No shortage in salt yet, but govt must help dying sector

Focus these days is once again on the dying salt industry in the Philippines, a “shameful” situation for an archipelagic country with one of the longest coastlines. From the few remaining salt beds of Barangay Santa Isabel in Kawit, Cavite and a repacking store in Parañaque City, rock salt makes its journey to consumers’ tables. Press Secretary Beatrix Cruz-Angeles said the Bureau of Fisheries and Aquatic Resources is coordinating with other agencies to conduct R&D programs to increase the production of marginal and artisanal salt makers. This would augment the implementation of BFAR’s P100-million Development of the Salt Industry Project for salt makers in Regions 1, 6 and 9.

A SALT shortage is possible if the needs of the salt industry won’t be addressed by the government, according to the Department of Trade and Industry (DTI).

During a radio show on Saturday, DTI-Consumer Protection Group (CPG) Undersecretary Ruth B. Castelo said manufacturers have confirmed that there’s no actual shortage in salt.

However, Castelo said, “But there is potential shortage kung hindi sila maaasistehan ng government [if they won’t get help from the government].”

Castelo said that the salt industry needs to be developed and it should coordinate with the appropriate agencies as the industry also has its fair share of concerns, especially related to local production.

In fact, the Trade undersecretary cited agricultural lands for salt production being converted into commercial and residential areas as among the concerns of the industry.

“First among their concerns, agricultural land used in salt production is being converted; they’re becoming commercial, residential, for subdivisions or buildings, or condominiums. But there are many farmers involved in the salt industry so we really have to help them so they can  maintain the industry,” said Castelo.

The Trade undersecretary said that while the Philippines, an archipelagic country, has 37,000 kilometers of shoreline and while Vietnam only has about 3,000 km of shoreline, Vietnam is able to export salt.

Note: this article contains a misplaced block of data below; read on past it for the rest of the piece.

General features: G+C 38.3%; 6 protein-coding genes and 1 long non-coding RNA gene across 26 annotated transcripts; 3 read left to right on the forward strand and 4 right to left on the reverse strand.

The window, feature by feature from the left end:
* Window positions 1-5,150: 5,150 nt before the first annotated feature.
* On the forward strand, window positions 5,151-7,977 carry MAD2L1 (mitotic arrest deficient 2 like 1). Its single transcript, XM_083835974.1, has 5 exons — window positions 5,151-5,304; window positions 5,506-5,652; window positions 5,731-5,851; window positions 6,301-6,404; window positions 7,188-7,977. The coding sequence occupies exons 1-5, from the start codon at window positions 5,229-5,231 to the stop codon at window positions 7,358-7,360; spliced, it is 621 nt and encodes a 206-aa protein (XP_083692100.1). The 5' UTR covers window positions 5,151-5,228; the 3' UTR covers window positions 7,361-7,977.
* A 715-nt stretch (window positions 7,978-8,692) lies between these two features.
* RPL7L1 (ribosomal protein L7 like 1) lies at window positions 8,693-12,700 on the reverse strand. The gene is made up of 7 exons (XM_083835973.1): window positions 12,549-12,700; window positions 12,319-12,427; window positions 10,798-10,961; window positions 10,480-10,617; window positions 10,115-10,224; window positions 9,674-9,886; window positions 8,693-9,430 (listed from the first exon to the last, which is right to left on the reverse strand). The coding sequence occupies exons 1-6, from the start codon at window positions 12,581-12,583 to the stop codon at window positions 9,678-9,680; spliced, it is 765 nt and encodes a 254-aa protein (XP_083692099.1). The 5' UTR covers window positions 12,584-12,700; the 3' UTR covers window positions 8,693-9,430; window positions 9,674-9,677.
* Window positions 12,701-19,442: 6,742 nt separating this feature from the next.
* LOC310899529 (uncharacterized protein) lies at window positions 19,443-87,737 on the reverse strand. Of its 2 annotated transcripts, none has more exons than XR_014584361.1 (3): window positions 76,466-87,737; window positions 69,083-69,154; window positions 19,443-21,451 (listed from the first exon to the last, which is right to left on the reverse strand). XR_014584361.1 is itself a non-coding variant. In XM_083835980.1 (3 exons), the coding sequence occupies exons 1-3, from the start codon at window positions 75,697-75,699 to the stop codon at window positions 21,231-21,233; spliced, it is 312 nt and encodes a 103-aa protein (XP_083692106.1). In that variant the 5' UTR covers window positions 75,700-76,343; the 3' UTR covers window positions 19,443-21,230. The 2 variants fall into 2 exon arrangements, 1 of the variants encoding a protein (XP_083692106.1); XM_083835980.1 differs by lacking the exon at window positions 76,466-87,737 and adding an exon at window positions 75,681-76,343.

Ironically, with the long shoreline figure in the Philippines,  “we are able to produce only 7 percent of the total requirement of the country,” said Castelo.

The Department of Agriculture (DA) also said earlier that at least 93 percent, or 550,000 metric tons of the salt supply in the country is being imported, and only 7 percent is locally produced, despite the country’s more than 36,000 kilometers of shoreline.

Still, the Trade official said she is hopeful since Trade Secretary Alfredo E. Pascual “is into industry development,” and that with such thrust for industry development, the DTI is fully equipped to address the issues and concerns of industries.

In a separate televised interview, Castelo said that the country currently has 32 salt manufacturers and eight companies that repack salt.

As for the price increase in salt, Castelo noted that it won’t affect dried salted fish such as Tuyo and Daing since “the prices that we increased are the ones that you buy in supermarkets or grocery stores” or the ones for household consumption.

Castelo added that the dried salted fish has a different source of salt since producers are using industrial salt or rock salt.

Earlier, Castelo said DTI approved the price increase for salt in the Suggested Retail Price (SRP) Bulletin published on August 12 because some manufacturers have not enjoyed a price increase in the past four to six years. This—and not the alleged shortage in salt— is why local manufacturers of salt increased their prices, Castelo noted.

The BusinessMirror reported last week that Senate Majority Leader Joel Villanueva filed Senate Resolution No. 100 to look into how the government can revive the salt production industry to create jobs and spur economic development.

The senator expressed alarm over the recent DA statement that the Philippines cannot produce enough salt for its own needs because of government neglect over the past 15 years. He added that this is “quite shameful” for an archipelagic country with more than 36,000 kilometers of shoreline.

The Philippine Chamber of Agriculture and Food Inc. had recently said the country currently imports 93 percent of its salt from Australia and China. This, Villanueva noted, is a stark contrast from 1990 when the country was only importing 15 percent of its requirements.

Villanueva said the government must immediately address major hurdles to developing the country’s salt production industry, such as the lack of proper storage facilities, and of equipment such as water pumps and boats for hauling and storing salt.

Image credits: BusinessMirror/Nonie Reyes


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